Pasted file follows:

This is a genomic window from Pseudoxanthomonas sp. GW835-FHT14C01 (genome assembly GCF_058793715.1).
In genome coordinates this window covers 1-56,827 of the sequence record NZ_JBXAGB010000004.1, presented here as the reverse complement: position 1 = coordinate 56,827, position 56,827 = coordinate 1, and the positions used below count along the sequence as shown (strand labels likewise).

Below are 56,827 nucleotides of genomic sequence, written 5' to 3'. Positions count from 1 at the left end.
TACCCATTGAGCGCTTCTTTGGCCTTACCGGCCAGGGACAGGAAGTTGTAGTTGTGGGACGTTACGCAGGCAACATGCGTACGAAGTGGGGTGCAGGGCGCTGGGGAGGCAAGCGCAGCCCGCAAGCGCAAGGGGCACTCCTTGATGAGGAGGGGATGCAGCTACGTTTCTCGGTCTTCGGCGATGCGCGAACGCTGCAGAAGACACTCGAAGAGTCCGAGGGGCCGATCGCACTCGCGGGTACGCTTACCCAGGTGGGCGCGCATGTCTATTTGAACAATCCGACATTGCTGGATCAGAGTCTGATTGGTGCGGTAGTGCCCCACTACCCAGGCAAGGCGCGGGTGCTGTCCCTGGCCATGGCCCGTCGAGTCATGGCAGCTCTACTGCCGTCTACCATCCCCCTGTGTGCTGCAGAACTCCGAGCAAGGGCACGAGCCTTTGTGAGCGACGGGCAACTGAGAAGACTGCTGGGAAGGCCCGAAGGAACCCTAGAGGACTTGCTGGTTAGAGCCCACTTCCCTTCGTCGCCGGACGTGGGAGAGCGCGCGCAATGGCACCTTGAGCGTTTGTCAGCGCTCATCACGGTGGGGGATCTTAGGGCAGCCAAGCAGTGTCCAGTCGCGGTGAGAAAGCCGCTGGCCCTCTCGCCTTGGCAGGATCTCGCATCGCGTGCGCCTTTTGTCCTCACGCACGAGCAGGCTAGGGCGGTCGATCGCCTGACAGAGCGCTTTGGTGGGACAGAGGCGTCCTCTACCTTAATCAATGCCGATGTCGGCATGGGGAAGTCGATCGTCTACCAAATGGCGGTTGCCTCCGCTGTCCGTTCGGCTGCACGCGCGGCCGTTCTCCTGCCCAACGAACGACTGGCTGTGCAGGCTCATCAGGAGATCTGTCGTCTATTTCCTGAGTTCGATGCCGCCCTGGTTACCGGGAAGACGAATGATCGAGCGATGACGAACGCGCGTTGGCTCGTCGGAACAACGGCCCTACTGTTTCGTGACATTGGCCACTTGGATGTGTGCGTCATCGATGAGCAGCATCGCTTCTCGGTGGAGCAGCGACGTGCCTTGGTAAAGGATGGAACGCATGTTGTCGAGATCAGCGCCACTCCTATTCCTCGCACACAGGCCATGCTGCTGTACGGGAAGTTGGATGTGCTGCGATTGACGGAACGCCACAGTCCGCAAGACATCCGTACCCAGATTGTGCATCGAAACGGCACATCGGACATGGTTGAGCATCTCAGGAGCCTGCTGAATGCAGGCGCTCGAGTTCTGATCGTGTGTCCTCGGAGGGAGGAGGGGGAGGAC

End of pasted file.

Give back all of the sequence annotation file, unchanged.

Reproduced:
This is a genomic window from Pseudoxanthomonas sp. GW835-FHT14C01 (genome assembly GCF_058793715.1).
In genome coordinates this window covers 1-56,827 of the sequence record NZ_JBXAGB010000004.1, presented here as the reverse complement: position 1 = coordinate 56,827, position 56,827 = coordinate 1, and the positions used below count along the sequence as shown (strand labels likewise).

Below are 56,827 nucleotides of genomic sequence, written 5' to 3'. Positions count from 1 at the left end.
TACCCATTGAGCGCTTCTTTGGCCTTACCGGCCAGGGACAGGAAGTTGTAGTTGTGGGACGTTACGCAGGCAACATGCGTACGAAGTGGGGTGCAGGGCGCTGGGGAGGCAAGCGCAGCCCGCAAGCGCAAGGGGCACTCCTTGATGAGGAGGGGATGCAGCTACGTTTCTCGGTCTTCGGCGATGCGCGAACGCTGCAGAAGACACTCGAAGAGTCCGAGGGGCCGATCGCACTCGCGGGTACGCTTACCCAGGTGGGCGCGCATGTCTATTTGAACAATCCGACATTGCTGGATCAGAGTCTGATTGGTGCGGTAGTGCCCCACTACCCAGGCAAGGCGCGGGTGCTGTCCCTGGCCATGGCCCGTCGAGTCATGGCAGCTCTACTGCCGTCTACCATCCCCCTGTGTGCTGCAGAACTCCGAGCAAGGGCACGAGCCTTTGTGAGCGACGGGCAACTGAGAAGACTGCTGGGAAGGCCCGAAGGAACCCTAGAGGACTTGCTGGTTAGAGCCCACTTCCCTTCGTCGCCGGACGTGGGAGAGCGCGCGCAATGGCACCTTGAGCGTTTGTCAGCGCTCATCACGGTGGGGGATCTTAGGGCAGCCAAGCAGTGTCCAGTCGCGGTGAGAAAGCCGCTGGCCCTCTCGCCTTGGCAGGATCTCGCATCGCGTGCGCCTTTTGTCCTCACGCACGAGCAGGCTAGGGCGGTCGATCGCCTGACAGAGCGCTTTGGTGGGACAGAGGCGTCCTCTACCTTAATCAATGCCGATGTCGGCATGGGGAAGTCGATCGTCTACCAAATGGCGGTTGCCTCCGCTGTCCGTTCGGCTGCACGCGCGGCCGTTCTCCTGCCCAACGAACGACTGGCTGTGCAGGCTCATCAGGAGATCTGTCGTCTATTTCCTGAGTTCGATGCCGCCCTGGTTACCGGGAAGACGAATGATCGAGCGATGACGAACGCGCGTTGGCTCGTCGGAACAACGGCCCTACTGTTTCGTGACATTGGCCACTTGGATGTGTGCGTCATCGATGAGCAGCATCGCTTCTCGGTGGAGCAGCGACGTGCCTTGGTAAAGGATGGAACGCATGTTGTCGAGATCAGCGCCACTCCTATTCCTCGCACACAGGCCATGCTGCTGTACGGGAAGTTGGATGTGCTGCGATTGACGGAACGCCACAGTCCGCAAGACATCCGTACCCAGATTGTGCATCGAAACGGCACATCGGACATGGTTGAGCATCTCAGGAGCCTGCTGAATGCAGGCGCTCGAGTTCTGATCGTGTGTCCTCGGAGGGAGGAGGGGGAGGAC